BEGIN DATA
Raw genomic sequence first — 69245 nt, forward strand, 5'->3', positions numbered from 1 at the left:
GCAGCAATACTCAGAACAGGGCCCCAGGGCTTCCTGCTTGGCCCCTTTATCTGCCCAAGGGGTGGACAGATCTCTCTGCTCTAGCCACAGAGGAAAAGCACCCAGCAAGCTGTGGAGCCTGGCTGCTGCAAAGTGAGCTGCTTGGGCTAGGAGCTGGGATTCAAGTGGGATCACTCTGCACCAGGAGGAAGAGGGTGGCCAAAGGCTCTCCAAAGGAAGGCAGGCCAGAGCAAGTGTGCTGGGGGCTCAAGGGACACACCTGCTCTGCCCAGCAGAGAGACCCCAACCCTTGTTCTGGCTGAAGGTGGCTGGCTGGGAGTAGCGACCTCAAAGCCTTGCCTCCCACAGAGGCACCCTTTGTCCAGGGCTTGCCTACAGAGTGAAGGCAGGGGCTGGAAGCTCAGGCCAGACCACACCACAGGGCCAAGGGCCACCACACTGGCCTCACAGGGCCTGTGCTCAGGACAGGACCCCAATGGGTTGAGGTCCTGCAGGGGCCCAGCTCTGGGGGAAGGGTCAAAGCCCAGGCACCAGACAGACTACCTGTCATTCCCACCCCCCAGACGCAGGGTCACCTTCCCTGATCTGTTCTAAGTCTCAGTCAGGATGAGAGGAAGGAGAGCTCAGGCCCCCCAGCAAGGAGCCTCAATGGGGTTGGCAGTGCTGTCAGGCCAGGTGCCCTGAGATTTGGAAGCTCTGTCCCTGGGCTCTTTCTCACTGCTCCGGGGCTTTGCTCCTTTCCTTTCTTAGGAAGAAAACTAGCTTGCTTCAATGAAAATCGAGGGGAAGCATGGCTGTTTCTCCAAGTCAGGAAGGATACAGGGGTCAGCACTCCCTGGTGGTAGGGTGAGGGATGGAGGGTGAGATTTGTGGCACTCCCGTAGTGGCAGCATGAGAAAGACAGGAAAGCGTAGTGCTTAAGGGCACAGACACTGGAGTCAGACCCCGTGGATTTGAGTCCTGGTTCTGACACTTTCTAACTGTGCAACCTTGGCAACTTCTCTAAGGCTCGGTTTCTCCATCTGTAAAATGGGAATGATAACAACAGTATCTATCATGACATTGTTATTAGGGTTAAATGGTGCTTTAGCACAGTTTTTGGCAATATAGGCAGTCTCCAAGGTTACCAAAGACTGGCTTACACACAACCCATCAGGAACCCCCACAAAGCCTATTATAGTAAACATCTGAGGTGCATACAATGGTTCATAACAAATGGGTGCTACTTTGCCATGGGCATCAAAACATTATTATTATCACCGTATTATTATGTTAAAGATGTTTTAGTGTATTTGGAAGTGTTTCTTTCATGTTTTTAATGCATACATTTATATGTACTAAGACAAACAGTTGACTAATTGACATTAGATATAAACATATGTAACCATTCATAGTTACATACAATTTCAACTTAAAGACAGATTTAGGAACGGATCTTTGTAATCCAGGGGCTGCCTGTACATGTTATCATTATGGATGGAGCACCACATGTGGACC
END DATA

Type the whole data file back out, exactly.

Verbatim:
Raw genomic sequence first — 69245 nt, forward strand, 5'->3', positions numbered from 1 at the left:
GCAGCAATACTCAGAACAGGGCCCCAGGGCTTCCTGCTTGGCCCCTTTATCTGCCCAAGGGGTGGACAGATCTCTCTGCTCTAGCCACAGAGGAAAAGCACCCAGCAAGCTGTGGAGCCTGGCTGCTGCAAAGTGAGCTGCTTGGGCTAGGAGCTGGGATTCAAGTGGGATCACTCTGCACCAGGAGGAAGAGGGTGGCCAAAGGCTCTCCAAAGGAAGGCAGGCCAGAGCAAGTGTGCTGGGGGCTCAAGGGACACACCTGCTCTGCCCAGCAGAGAGACCCCAACCCTTGTTCTGGCTGAAGGTGGCTGGCTGGGAGTAGCGACCTCAAAGCCTTGCCTCCCACAGAGGCACCCTTTGTCCAGGGCTTGCCTACAGAGTGAAGGCAGGGGCTGGAAGCTCAGGCCAGACCACACCACAGGGCCAAGGGCCACCACACTGGCCTCACAGGGCCTGTGCTCAGGACAGGACCCCAATGGGTTGAGGTCCTGCAGGGGCCCAGCTCTGGGGGAAGGGTCAAAGCCCAGGCACCAGACAGACTACCTGTCATTCCCACCCCCCAGACGCAGGGTCACCTTCCCTGATCTGTTCTAAGTCTCAGTCAGGATGAGAGGAAGGAGAGCTCAGGCCCCCCAGCAAGGAGCCTCAATGGGGTTGGCAGTGCTGTCAGGCCAGGTGCCCTGAGATTTGGAAGCTCTGTCCCTGGGCTCTTTCTCACTGCTCCGGGGCTTTGCTCCTTTCCTTTCTTAGGAAGAAAACTAGCTTGCTTCAATGAAAATCGAGGGGAAGCATGGCTGTTTCTCCAAGTCAGGAAGGATACAGGGGTCAGCACTCCCTGGTGGTAGGGTGAGGGATGGAGGGTGAGATTTGTGGCACTCCCGTAGTGGCAGCATGAGAAAGACAGGAAAGCGTAGTGCTTAAGGGCACAGACACTGGAGTCAGACCCCGTGGATTTGAGTCCTGGTTCTGACACTTTCTAACTGTGCAACCTTGGCAACTTCTCTAAGGCTCGGTTTCTCCATCTGTAAAATGGGAATGATAACAACAGTATCTATCATGACATTGTTATTAGGGTTAAATGGTGCTTTAGCACAGTTTTTGGCAATATAGGCAGTCTCCAAGGTTACCAAAGACTGGCTTACACACAACCCATCAGGAACCCCCACAAAGCCTATTATAGTAAACATCTGAGGTGCATACAATGGTTCATAACAAATGGGTGCTACTTTGCCATGGGCATCAAAACATTATTATTATCACCGTATTATTATGTTAAAGATGTTTTAGTGTATTTGGAAGTGTTTCTTTCATGTTTTTAATGCATACATTTATATGTACTAAGACAAACAGTTGACTAATTGACATTAGATATAAACATATGTAACCATTCATAGTTACATACAATTTCAACTTAAAGACAGATTTAGGAACGGATCTTTGTAATCCAGGGGCTGCCTGTACATGTTATCATTATGGATGGAGCACCACATGTGGACC